Ascend: Hand of Kul in open beta today

While the game has been in closed beta for some time now, there had never been any specifics as to when Ascend would see a full release. Well, ladies and gentlemen, that time had come. Available now as an “open beta,” Ascend: Hand of Kul is essentially fully available to gamers on Xbox 360 courtesy of Signal Studios and Microsoft Studios. While billed as an open beta, gamers have access to the entire world and story of Ascend as well as the game’s achievements. I just suspect we’ll be seeing more fine tuning and updates than a standard game release for a while. Stay tuned for a full review.

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Batman prequel series heading to TV

Batman-1989

Fox has secured a deal for a prequel television series centered on a younger James Gordon.  Gordon, who goes on to become Gotham’s commissioner and Batman’s ally, served as a detective in Gotham’s police force before working his way to the top of a corrupt justice system in a decaying city.  The television series will focus on his time as a detective and is said to include some of the iconic villains from the Batman universe, however it will not feature the Caped Crusader himself (though this doesn’t mean that one Bruce Wayne won’t make an appearance in the show in one form or another).

The show is being produced by creator of The Mentalist Bruno Heller with a full series order from Fox.  No word yet on casting or when the show is set to premiere, but we do have a title:  Gotham.

Dante’s Inferno film adaptation in the works

A film adaptation based on the Visceral Games title loosely inspired by the epic poem is currently in the works. The game’s story sends a battle hardened Dante on a murderous rampage through hell in search for his love, Beatrice. While there’s little resemblance to the tale that inspired it, the game (an unashamed God of War clone) was a lot of fun.

The film is being backed by Universal Pictures and will be directed by Fede Alvarez who recently helmed the Evil Dead reboot. A script is being written by Jay Basu.

Feast your eyes on the new The Evil Within trailer

Resident Evil creator Shinji Mikami is bringing a new vision of survival horror to consoles and Windows PC next year.  From the trailer below, it looks like it’s shaping up nicely.  In a disgusting and terrifying sort of niceness.

The Walking Dead companion series planned for a 2015 debut

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The Walking Dead is huge.  The TV show is one of the highest rated and most watched series on television and last year’s videogame adaptation by Telltale won several game of the year awards (not the Activision published Survival Instinct that was universally panned).  The comic that spawned all these new properties is still running strong ten years later.  So, with the popularity of the franchise, it’s no surprise that AMC is developing a spin-off of The Walking Dead.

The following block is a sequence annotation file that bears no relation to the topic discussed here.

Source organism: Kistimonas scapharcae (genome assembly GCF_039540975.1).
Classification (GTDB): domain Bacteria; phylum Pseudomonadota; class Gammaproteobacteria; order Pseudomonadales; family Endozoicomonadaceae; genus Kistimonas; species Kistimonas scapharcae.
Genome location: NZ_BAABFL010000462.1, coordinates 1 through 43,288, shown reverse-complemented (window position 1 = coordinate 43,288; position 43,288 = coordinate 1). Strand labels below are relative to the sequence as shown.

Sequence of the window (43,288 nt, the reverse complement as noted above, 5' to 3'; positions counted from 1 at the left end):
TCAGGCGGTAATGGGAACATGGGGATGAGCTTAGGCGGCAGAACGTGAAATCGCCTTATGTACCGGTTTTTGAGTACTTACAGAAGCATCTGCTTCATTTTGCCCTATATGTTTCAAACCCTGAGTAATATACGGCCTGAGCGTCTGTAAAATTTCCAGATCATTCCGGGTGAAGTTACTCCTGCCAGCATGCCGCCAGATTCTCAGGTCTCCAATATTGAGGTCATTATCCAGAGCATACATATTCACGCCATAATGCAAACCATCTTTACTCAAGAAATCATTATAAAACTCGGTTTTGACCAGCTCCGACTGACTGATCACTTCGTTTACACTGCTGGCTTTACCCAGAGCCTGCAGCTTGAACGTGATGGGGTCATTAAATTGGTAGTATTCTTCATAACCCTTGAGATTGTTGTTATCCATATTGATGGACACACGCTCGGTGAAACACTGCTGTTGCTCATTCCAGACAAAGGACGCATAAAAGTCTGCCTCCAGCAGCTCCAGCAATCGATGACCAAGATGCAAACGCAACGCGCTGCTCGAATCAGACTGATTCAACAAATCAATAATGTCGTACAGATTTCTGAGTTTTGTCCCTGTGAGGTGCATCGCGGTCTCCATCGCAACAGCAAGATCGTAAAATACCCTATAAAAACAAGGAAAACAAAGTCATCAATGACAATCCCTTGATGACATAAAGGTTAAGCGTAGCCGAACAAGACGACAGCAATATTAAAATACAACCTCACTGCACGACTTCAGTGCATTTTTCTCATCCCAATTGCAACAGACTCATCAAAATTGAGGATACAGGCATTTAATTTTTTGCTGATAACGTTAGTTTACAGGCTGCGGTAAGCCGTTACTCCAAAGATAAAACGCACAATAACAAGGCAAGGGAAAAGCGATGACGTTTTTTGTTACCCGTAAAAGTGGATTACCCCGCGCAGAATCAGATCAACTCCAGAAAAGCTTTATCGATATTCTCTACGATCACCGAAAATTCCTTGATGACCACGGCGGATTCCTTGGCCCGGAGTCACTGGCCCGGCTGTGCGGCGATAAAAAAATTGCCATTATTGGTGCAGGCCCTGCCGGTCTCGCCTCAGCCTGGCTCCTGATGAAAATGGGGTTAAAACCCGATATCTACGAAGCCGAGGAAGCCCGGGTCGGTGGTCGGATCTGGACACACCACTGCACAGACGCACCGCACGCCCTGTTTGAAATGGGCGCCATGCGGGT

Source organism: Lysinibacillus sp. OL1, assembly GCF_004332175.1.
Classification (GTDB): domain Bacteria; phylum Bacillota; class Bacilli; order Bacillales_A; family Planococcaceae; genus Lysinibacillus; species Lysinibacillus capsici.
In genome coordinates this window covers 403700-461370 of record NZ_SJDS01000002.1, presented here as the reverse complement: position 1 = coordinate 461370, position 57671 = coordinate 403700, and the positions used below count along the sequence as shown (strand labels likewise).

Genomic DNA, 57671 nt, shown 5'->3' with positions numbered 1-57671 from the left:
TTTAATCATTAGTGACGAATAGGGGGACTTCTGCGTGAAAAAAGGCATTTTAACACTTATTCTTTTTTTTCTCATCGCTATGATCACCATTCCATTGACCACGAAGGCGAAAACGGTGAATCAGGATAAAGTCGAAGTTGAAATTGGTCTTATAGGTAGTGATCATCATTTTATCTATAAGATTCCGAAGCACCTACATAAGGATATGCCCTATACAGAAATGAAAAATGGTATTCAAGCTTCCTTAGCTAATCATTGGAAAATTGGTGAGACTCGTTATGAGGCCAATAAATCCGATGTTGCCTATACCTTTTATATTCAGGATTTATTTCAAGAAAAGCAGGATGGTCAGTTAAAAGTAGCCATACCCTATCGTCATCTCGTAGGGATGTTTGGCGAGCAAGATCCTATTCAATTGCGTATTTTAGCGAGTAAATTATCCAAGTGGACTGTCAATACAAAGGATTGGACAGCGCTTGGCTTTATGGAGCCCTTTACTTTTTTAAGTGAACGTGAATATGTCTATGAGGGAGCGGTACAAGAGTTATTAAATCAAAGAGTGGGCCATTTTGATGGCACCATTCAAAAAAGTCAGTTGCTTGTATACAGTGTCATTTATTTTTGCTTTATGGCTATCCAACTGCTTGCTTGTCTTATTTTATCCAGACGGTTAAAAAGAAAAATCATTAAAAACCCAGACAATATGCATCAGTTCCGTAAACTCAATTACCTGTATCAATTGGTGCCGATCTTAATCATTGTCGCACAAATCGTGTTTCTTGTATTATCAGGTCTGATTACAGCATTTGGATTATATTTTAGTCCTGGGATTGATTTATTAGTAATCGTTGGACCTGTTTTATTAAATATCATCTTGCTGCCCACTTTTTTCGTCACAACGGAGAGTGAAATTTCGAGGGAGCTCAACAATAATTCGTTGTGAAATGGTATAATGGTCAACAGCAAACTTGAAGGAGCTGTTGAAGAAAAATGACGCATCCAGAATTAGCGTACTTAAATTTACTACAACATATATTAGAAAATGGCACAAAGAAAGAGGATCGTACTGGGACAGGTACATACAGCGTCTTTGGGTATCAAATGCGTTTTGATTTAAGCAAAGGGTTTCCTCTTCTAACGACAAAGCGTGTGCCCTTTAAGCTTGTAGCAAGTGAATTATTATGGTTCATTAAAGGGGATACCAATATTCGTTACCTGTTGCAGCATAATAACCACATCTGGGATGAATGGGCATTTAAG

The show is expected to premiere in 2015 and will feature new characters and stories.  Series creator Robert Kirkman will serve as the companion series’ executive producer alongside Gale Ann Hurd and David Alpert.  Kirkman has expressed his excitement for being able to explore new stories in the universe in this new medium.  Whatever is in store with this new series, I’m sure it will deliver.

Insidious: Chapter 2 review

Insidious_Chapter_2_PosterIn film, few genres give me as much joy as horror.  Even the bad movies have this odd charm to them that makes them just a joy to watch.  They fail so hard at being scary that the resulting entertainment is just unintended glee.  When they succeed at tension building and suspense, though, there’s a whole new experience to be had.  “Entertainment” isn’t really the best word to describe a good horror movie because it’s more a roller coaster than a joy ride.  It’s a combination of physical responses and unrelenting dread.  A successful horror movie is an entirely different experience than any other film.  Sadly, successful horror movies are few and far between.  Thankfully James Wan and Leigh Whannell are around to breathe new life into the horror genre.

The two got their start with what birthed the most successful horror franchise of all time, Saw.  While not all the films in the series are winners, it’s undeniable that the first film helped to reshape an entire genre of film while providing one of the most ingenious plot twists of all time.  Since their little torture porn, the horror duo have worked on Dead Silence (while not the best horror film, a fun throwback to campy 80’s killer doll flicks that I still enjoy) and the more recent Insidious.

The first Insidious raised the bar for me in what to expect from a horror film.  The film relied on tension building in tandem with jump scares and completely forwent any gore – being released with only a PG-13 rating.  Something not terribly common in horror films.  Most horror films up to that point had been R-rated murder romps that featured an overabundance of jump scares and creative kills to draw in audiences.  Insidious delivered something different:  a truly terrifying experience.  It was smart, fast, fun, and intense.  This isn’t to say that it didn’t rely on jump scares, but it was able to have lasting moments of constant tension buildup beyond those loud music cues and closets flying open.  Insidious set a new standard for me and its sequel had a lot to live up to.

Insidious